The truck driver’s insurance company (now AIG) made a first offer of $100,000. Through aggressive negotiation, I settled his case for $445,000. Here is a comparison between the first offer and final settlement:
93% of the total settlement was for pain and suffering damages.
After my lawyer fees, costs and paying his out of pocket medical bills, my client got $263,522. This does not include the interest on his loan.
Broken leg cases are typically worth more if the lawsuit will be filed in Miami-Dade County than in many other parts of Florida.
This is because Miami-Dade County juries have a reputation for awarding larger amounts for pain and suffering for a broken leg.
$350K Settlement for a Broken Leg (Car Hit a Bike Rider)
In 2020, Sam (not real name) was riding his bike in South Florida.
At the same time, Joe (not real name) was in his car heading north. Joe was turning to go Eastbound.
While Sam rode his bike westbound in the crosswalk crossing, Joe accidentally hit him with his car.
You can see a crash diagram below:
As a result of the car hitting him, Sam broke 3 bones in his leg. Two of these were the tibia and fibula.
You can see his broken fibula here:
At the hospital, a doctor drilled screws into a plate in Sam’s leg.
You can see a photo that the doctor took during the surgery:
After he left the hospital, Sam searched for a South Florida lawyer who had experience in getting compensation for people who had broken a leg in an accident. He found me. Sam called my office and I gave him a free consultation. Shortly after we spoke, Sam hired me.
I told Sam to take a photo of his incision after the first surgery.
This image shows the raised incision site after surgery:
Below you can see the size of the incision needed for the surgery.
GEICO insured the Joe (the driver of the car). We found out that Joe had a $300,000 in insurance (bodily injury liability coverage). Joe also had an umbrella policy.
We requested the 911 audio call from the county. In the 911 call audio, you can hear Sam at the scene screaming in pain after being hit by GEICO’s insured. Additionally, in the 911 call the driver (Joe) states that he hit someone on a bike. At some point, I may add the audio from the 911 call here.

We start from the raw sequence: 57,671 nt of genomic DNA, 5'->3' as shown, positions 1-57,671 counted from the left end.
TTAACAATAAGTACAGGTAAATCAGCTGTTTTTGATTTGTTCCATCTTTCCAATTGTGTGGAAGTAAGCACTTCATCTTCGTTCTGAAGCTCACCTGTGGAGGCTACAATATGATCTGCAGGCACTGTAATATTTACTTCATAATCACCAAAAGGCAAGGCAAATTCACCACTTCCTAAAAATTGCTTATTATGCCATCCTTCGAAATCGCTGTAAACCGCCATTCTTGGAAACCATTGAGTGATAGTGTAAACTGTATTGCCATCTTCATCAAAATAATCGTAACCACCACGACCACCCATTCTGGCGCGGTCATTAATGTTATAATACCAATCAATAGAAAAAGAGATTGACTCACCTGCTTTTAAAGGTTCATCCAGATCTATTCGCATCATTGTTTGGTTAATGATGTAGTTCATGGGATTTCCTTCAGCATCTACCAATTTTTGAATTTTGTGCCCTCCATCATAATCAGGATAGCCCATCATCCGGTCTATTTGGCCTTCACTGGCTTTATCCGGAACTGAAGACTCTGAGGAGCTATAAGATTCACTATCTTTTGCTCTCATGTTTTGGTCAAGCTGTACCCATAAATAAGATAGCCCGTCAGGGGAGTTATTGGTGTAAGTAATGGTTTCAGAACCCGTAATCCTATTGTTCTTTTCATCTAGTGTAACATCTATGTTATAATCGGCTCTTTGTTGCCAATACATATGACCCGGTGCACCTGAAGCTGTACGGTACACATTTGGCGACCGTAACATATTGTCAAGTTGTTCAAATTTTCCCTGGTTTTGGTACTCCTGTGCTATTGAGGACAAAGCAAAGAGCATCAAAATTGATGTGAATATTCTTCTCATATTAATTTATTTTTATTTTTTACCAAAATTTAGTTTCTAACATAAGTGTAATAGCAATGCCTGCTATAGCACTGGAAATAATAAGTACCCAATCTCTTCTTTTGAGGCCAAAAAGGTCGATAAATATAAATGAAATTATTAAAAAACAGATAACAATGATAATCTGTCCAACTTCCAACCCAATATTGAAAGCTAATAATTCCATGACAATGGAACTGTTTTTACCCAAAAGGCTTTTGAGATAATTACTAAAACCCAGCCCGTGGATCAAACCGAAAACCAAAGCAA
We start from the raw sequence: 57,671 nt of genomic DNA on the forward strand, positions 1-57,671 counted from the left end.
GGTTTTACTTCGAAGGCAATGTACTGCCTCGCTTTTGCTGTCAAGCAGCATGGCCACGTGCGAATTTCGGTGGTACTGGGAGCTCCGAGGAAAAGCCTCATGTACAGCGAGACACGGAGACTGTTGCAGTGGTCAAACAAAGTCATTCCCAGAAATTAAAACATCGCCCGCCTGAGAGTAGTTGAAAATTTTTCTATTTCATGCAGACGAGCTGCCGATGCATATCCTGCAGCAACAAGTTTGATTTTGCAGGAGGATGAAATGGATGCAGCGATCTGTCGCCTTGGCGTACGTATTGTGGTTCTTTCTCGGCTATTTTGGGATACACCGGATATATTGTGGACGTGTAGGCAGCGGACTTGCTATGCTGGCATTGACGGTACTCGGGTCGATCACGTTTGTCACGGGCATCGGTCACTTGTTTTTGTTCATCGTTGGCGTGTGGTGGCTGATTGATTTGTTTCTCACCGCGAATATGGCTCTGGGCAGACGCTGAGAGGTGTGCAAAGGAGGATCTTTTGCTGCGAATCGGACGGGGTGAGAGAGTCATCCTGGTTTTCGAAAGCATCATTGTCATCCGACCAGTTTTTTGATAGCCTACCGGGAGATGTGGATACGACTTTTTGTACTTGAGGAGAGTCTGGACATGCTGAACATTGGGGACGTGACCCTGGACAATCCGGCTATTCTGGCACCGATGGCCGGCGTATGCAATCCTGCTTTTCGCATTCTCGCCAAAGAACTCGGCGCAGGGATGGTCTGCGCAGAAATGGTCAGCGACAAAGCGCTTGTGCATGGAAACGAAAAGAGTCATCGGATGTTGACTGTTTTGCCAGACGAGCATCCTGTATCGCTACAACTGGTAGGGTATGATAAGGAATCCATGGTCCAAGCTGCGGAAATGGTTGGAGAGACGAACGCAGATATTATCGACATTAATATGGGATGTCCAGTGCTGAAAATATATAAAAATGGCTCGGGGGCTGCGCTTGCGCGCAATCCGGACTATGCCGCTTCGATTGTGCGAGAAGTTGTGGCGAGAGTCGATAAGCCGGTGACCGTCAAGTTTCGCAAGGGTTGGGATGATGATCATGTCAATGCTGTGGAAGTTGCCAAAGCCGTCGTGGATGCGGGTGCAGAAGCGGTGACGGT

GEICO Paid for the Driver’s Lawyer
The GEICO adjuster (Myrna Rivera) paid for a defense lawyer to represent Joe and the owner of the car. Myrna said that she hired a lawyer because I asked the driver and owner of the car to preserve his car.
I also asked the driver to preserve the “black box” that may have shown the speed of the impact. I spoke with an event data recorder download specialist who said that the impact likely was not captured if there was little damage to the car.
Sam went to several physical therapy visits.
Sam went to a few visits with his orthopedic doctor. Due to his complaints of pain and swelling in his ankle, his surgeon decided to remove the plate and screws from his ankle. The doctor operated at the hospital, where Sam spent two days.
You can see the cast that his doctor put on his leg:
The following photo was taken after Sam’ second surgery.
It again shows the size of the incision and scar.
Sam went to a few more visits to his orthopedic surgeon.
A few months after the 2nd surgery, he went to the hospital complaining of leg swelling.
Sam still complained of pain in his ankle. His doctor did not know what was causing this pain. He said that the only thing he thought it could be was chronic regional pain syndrome (CRPS). However, the doctor said that he did not have the usual symptoms of CRPS.
Sam’s surgeon stated was not an expert in CRPS. Thus, he referred him to a pain management doctor.
The pain management doctor reviewed a bone scan and said that the results did not show CRPS and his exam was not completely consistent with CRPS. However, Sam showed the doctor photos of his leg and the doctor said that it was consistent with complex regional pain syndrome. The pain management doctor referred Sam to doctors who specialized in his CRPS.
Sam did not own a car at the time of the accident. He lived with a relative whose PIP insurance paid $10,000.00 to his medical providers.
The total medical billed charges were about $186,000. Most of these billed charges were from the hospital visits. However, this is not that amount that Sam’s Medicaid paid the providers.
Sam had Medicaid, a Medicaid HMO and another temporary assistance program. They paid under $6,400 to the hospital and his doctors. And the hospitals and doctors adjusted (reduced) the bills to zero. In other words, Sam will did not owe the hospital or doctors any money.
GEICO Offered Much Less than a Broken Leg with Surgery is Worth
GEICO offered $100,000 to settle Sam’s car accident injury claim. The defense lawyer said that the offer was fair. I know that just the full value of pain and suffering of a broken leg with two surgeries is worth much more than $100,000. And that’s not even adding in the fact we had to pay back Medicaid.
Thus, we told Sam to reject it and he did so.
In 2021, GEICO paid us $350,000 to settle Sam’s personal injury claim.
This chart shows a comparison between the first offer and the settlement.
About $343,642 of the $350,000 settlement was for pain and suffering. The rest of the settlement is for the Medicaid and other liens that we had to pay back.
This chart that shows the settlement breakdown between medical bills/liens that we had to pay back, and pain and suffering: